5. The High Line’s forgotten half is partly visible in the West Village

The High Line, one of Manhattan’s most frequented spots, used to be around 50% longer than it is today, running through the West Village down to St. John’s Terminal in Tribeca. The High Line today, however, only stops at Gansevoort Street in the Meatpacking District. The High Line was originally built for trains to travel above ground following multiple deaths along 10th Avenue from locomotive accidents. Trains went back and forth on the over two-mile route, distributing all sorts of goods from refrigerated meats to Oreo cookies along the west side of Manhattan.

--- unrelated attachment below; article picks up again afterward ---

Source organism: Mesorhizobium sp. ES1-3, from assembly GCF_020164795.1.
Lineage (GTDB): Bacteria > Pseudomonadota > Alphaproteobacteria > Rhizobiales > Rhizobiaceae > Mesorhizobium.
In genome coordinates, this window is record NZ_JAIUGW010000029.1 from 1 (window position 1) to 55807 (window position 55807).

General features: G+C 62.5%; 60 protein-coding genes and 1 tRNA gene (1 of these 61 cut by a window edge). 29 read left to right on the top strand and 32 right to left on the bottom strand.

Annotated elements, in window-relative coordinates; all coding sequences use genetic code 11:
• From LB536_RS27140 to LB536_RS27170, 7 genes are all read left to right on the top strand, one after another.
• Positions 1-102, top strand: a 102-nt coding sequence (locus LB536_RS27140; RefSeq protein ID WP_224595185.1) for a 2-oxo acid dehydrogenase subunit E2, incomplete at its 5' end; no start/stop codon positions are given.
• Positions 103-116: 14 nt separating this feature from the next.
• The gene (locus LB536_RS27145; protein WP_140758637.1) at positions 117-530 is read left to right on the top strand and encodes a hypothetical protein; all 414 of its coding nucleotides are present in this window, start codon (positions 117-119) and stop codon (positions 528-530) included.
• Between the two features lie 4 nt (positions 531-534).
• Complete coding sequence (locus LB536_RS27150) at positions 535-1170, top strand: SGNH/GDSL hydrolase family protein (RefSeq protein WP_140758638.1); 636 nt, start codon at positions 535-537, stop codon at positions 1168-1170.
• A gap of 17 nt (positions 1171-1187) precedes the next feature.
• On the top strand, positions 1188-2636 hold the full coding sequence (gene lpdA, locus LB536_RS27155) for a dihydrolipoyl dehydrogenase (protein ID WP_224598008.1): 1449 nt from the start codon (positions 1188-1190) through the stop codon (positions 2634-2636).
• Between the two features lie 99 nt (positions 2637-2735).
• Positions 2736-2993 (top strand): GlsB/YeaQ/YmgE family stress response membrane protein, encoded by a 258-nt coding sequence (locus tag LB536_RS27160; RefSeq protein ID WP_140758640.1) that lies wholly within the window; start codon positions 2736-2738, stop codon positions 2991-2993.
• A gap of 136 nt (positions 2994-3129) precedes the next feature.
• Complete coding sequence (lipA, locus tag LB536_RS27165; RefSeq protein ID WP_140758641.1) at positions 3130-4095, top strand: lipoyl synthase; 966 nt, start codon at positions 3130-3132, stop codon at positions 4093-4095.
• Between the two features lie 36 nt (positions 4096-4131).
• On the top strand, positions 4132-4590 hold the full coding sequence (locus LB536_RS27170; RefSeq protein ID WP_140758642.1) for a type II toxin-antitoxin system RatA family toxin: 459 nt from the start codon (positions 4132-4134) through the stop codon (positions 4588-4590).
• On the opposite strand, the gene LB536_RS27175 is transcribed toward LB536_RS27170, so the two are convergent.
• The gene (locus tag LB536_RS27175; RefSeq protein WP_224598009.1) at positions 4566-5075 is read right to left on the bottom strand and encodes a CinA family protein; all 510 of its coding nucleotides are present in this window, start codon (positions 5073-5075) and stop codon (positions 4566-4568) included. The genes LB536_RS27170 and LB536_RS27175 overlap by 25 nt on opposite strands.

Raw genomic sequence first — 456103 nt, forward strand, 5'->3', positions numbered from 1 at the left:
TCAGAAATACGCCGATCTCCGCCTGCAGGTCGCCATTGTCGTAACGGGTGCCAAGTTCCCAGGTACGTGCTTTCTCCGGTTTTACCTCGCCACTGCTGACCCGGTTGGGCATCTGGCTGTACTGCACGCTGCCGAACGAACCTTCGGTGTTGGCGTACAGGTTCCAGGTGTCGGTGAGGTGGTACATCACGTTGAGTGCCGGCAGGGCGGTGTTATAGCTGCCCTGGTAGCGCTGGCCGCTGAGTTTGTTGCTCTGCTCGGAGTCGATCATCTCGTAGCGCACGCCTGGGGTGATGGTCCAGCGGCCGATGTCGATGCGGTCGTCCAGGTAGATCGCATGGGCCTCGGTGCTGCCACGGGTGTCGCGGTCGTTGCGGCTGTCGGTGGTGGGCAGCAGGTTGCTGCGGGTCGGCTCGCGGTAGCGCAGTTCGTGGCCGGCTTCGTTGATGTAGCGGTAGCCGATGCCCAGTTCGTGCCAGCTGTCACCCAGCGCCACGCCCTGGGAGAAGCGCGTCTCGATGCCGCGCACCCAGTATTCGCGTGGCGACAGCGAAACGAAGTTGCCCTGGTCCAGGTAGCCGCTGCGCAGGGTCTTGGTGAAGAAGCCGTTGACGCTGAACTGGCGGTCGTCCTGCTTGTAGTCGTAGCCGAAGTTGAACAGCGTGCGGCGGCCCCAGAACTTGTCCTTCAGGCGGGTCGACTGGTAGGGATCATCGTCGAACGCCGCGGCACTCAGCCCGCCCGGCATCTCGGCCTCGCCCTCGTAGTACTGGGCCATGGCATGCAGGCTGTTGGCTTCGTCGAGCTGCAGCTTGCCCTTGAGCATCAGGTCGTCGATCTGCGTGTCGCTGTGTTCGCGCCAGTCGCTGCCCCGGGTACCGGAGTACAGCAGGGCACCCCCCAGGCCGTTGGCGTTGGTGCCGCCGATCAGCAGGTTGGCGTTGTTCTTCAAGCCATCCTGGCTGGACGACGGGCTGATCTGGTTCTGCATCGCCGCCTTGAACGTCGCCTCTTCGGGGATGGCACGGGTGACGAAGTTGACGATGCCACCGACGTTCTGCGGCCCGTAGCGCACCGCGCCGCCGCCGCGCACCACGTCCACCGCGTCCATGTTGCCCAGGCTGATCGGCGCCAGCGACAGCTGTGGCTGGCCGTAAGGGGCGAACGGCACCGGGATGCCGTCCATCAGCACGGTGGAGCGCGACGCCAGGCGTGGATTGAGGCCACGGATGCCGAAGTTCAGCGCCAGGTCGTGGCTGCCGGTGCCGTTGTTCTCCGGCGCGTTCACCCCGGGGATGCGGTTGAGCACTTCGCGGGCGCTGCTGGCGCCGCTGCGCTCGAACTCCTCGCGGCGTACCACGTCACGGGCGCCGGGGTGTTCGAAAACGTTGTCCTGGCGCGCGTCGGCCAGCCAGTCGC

However, by the 1950s, the High Line was not as necessary with the rise of container shipping ports along the New Jersey side of the Hudson River, rendering the lower third of the High Line unnecessary. As more buildings were constructed, major sections of the High Line were taken down, including the section that would become the Jacob K. Javits Center. Though most sections were destroyed, two still remain, both of which actually went through buildings: the Westbeth Artists Residence and the West Coast Apartments. Both of these sites show some semblance of what was formerly the route.